7. MMMMMMM! REAL shortcakes, you betcha! not those spongey fakes, and real whipped cream. MMMMMMMMMMM!! I can picture you in that Jeep, LOL!! and how cool about Hugh - 50?? and the wife of 18? YOWZA! 2 dozen kids??? poor woman!! there's a story in that. most people in that time didn't live past 50. GHOST RIDERS, hahaha! I can hear you singing that while the milk zings into the pail. Great FIVE!!

  8. Keith, I think my pedigree is tarnished around the edges by now. LOL. Second sons had to scramble to make a living and that's why a bunch of them ended up on this side of the pond. Our branch of the family got here in 1750.

  9. Tom, you might have a point about the rifle. Back in the day, we all carried rifles in the pickup. Varmints, you know.

  10. Meg, the milk zinged directly into the bulk tank. No buckets. Milk cows are the reason I live in suburbia today. What a thankless job and hard work.

    One thing I'll say about farm life, though--we had good food. None of this feeble garbage you find in the grocery stores. On the other hand, I don't have to can, freeze, or butcher it.

  11. By the way, I always get a kick out of it when people say everyone in the olden days was short and died young. All my ancestors were well over 6' tall, and if they weren't killed, they all lived until mid-80s or even past 100. So neither of those things is true.

  12. I love fresh strawberry shortcake too...
    My fav car was my 1978 Cordoba it had a slide back sunroof, the kind you had to crank back, not the push of a button..

    My ancestors date back to the Kings of Ireland... The Fighting Prince of Donegal is a direct descended.
    I love that Ghost Riders song.. I love Frankie Laine version.

    Great 5 things Jacquie...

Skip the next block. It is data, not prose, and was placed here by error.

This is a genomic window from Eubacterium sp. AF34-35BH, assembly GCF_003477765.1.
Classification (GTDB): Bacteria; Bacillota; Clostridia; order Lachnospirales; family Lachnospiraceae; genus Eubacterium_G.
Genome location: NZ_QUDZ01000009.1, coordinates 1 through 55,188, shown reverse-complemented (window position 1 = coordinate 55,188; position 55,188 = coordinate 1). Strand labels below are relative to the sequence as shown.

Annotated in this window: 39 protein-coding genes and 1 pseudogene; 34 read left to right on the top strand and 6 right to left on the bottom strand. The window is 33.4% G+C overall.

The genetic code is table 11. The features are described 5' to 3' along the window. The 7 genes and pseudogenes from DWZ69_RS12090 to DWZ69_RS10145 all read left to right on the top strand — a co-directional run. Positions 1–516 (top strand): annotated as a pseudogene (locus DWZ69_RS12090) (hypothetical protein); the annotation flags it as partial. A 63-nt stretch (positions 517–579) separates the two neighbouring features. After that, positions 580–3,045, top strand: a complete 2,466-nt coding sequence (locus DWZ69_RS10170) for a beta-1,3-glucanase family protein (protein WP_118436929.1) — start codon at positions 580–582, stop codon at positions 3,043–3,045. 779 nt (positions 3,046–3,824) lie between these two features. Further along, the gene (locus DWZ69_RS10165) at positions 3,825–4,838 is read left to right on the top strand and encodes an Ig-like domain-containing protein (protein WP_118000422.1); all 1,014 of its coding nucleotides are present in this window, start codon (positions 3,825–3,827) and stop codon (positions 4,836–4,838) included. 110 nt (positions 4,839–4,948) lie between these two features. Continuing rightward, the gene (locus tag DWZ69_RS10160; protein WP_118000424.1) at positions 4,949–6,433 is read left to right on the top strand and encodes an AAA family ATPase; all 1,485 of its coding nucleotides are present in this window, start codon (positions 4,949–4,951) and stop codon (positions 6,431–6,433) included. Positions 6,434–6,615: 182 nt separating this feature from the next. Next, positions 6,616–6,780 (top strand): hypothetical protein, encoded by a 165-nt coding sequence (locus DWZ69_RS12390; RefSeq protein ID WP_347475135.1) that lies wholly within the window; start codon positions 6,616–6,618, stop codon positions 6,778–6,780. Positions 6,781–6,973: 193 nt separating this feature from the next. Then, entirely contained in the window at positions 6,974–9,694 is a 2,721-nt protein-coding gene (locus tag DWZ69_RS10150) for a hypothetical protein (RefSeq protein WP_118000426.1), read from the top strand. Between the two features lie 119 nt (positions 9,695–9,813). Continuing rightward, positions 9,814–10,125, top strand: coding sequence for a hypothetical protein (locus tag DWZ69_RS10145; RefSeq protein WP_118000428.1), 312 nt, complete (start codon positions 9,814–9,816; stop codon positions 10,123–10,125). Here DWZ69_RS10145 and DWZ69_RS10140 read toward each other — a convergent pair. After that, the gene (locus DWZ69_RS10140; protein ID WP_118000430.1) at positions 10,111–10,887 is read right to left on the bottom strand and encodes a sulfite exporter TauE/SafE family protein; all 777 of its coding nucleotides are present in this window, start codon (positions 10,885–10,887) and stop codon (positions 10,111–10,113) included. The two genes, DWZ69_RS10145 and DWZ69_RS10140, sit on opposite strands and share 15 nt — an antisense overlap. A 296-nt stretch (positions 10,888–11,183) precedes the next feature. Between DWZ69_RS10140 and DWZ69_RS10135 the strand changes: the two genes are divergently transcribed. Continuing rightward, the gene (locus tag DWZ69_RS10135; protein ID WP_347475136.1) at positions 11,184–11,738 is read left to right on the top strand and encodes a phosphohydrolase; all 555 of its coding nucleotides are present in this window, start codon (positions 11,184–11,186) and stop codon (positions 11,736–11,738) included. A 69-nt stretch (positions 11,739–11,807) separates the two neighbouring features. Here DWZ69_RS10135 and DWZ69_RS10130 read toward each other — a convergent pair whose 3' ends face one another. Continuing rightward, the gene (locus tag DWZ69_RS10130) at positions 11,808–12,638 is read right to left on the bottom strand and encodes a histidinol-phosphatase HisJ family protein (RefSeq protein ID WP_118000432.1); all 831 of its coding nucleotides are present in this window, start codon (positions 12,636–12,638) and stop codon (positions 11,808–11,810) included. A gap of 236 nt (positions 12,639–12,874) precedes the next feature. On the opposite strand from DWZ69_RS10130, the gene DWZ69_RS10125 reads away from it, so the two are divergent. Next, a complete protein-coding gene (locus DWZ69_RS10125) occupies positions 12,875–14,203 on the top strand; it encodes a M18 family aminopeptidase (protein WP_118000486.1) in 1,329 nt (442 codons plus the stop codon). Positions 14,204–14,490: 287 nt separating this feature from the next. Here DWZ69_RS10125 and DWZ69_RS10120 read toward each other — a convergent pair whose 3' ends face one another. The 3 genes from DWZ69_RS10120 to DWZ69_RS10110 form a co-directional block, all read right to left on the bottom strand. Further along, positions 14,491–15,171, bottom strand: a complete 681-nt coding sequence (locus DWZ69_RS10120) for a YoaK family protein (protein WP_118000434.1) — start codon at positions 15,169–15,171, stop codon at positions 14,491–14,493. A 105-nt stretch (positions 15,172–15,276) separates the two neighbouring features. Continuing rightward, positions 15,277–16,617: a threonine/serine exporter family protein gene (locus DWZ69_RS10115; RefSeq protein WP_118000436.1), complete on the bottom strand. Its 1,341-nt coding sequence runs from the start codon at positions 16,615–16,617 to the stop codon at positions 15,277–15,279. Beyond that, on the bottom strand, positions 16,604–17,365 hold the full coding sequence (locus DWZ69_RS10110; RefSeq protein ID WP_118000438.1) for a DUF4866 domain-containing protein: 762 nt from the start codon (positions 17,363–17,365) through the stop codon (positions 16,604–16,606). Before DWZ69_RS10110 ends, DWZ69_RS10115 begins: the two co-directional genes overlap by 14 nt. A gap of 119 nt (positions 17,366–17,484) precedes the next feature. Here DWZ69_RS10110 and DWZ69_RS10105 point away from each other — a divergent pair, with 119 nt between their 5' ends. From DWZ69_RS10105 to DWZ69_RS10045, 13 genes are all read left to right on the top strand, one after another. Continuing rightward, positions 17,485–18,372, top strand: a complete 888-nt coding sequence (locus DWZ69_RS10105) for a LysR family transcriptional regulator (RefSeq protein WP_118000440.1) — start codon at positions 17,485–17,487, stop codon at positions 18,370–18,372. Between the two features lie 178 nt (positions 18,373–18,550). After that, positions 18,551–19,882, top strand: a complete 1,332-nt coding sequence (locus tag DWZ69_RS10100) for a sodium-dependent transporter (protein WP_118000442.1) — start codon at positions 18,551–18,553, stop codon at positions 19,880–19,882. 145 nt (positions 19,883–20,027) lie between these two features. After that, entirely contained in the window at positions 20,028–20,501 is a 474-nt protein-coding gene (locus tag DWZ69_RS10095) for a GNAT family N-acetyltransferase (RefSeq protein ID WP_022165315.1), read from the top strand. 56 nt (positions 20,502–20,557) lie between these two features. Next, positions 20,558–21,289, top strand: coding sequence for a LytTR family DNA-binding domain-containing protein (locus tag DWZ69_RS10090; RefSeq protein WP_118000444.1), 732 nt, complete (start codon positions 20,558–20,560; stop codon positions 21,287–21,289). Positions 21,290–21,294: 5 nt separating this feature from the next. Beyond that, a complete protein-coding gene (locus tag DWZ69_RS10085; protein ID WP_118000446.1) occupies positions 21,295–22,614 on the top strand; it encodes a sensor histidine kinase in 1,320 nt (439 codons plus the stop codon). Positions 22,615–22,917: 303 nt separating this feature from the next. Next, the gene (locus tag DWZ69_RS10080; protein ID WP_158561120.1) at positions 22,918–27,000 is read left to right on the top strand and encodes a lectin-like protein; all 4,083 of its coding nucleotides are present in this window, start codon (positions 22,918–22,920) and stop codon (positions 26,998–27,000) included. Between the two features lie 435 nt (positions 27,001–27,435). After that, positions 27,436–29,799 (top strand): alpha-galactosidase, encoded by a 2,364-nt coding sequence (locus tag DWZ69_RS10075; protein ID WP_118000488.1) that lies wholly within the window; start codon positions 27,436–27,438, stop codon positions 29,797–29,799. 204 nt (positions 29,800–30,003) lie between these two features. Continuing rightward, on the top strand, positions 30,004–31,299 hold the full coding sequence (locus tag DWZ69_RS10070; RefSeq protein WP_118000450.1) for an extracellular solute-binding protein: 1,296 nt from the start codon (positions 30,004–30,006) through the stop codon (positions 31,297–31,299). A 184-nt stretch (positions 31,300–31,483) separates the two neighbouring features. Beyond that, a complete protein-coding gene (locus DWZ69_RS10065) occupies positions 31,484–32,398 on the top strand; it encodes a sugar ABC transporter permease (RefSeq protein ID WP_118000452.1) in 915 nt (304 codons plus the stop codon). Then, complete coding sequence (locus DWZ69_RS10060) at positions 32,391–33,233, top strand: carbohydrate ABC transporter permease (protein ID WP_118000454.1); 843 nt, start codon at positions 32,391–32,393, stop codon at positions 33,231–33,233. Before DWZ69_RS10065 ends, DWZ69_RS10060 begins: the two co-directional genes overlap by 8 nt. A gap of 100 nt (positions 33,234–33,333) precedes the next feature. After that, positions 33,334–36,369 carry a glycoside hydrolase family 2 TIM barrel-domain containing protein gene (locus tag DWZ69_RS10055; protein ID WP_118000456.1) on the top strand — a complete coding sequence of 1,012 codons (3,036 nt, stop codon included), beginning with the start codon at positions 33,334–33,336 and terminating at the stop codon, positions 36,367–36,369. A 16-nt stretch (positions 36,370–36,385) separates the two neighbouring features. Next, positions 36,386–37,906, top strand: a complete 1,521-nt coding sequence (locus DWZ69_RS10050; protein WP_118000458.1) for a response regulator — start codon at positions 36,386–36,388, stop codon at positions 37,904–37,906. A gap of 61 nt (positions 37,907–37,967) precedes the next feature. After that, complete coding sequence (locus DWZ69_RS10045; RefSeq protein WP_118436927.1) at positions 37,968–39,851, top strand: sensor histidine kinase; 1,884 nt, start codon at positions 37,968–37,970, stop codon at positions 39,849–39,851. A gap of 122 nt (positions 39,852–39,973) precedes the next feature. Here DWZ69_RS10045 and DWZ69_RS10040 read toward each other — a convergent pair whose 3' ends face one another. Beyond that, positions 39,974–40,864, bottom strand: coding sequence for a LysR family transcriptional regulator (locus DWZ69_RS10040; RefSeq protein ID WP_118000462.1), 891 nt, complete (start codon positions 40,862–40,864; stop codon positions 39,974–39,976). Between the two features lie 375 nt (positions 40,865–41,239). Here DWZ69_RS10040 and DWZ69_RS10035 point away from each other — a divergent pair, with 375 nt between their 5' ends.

13. It's amazing you can trace your family back to 1066. Nice to have nobles in your family history.
    I love strawberry shortcake with the real ingredients. Those shortcakes look mighty fine, too.
    It seems so sweet to me that you and your dad milked cows together and that he sang.
    All the best, Jacquie.

  14. Jacquie,
    LOVED your Friday Five! Ghost Riders in the Sky is one of my favorites, too. I remember as a kid I had the 45 record of that and I played it over and over and over. It scared the heck out of me to think of the ghost riders (I was about 4) but I'd sing with it and when it was done I'd start it over again. That shortcake sounds wonderful.

  15. Well, your family history totally trumps mine, Lady Jacquie. :-D

    Remind me not to piss you off, just in case you're packin' heat. ;-)

  16. Loved the bit about your genealogy, Jacquie. I'm jealous that you know all about it. Mine hasn't been traced further back than the Civil War (Georgia). One of these days I'll get going on it again though. Also, would you care to share your recipe for the shortcake? Pretty please? And I love the same song(s) you do about the Old West. I hadn't heard this version by Vaughn though...I'm gonna look it up. Keep up your wonderful writing! Jan

  17. Kathleen O, I always wanted a care with a sunroof. Unfortunately, my IT guy isn't enamored with them.

    Wow, what a cool family history you have!

  18. Sarah, they're all dirt farmers on the other side. LOL. Milking is not my favorite thing to do, singing or otherwise. Dad had a rich voice but could've used a little help with carrying a tune.

  19. Cheryl, thanks for stopping by. Any song that's been recorded by so many artists just has to be a great one. And yes, it scared me when I was little, too.

  20. Kathleen, no packin' heat these days. I'm civilized now.

  21. Janice, I'll figure out a recipe (our family doesn't use recipes, we just make stuff), and post it on my own blog.

  22. Great post, Jacquie. Nice to get to know more about the folks in WF. With your background you'd make a character in a Western, your own self.
    My grandpa had Jersey milk cows when I was a boy, then later a couple of holsteins... I don't know which side of the argument your dad was on, but I vote Jersey... When I was stationed in Coeur d'Alene we found a small Jersey dairy that would sell us milk. I still contend that whole milk helped my kids develop such smart braniums--that and the fact that they take after their mama...

  23. Great, great post, Jacquie! The Marty Robbins version is my favorite. I love to picture the devil's herd breathing fire across the sky!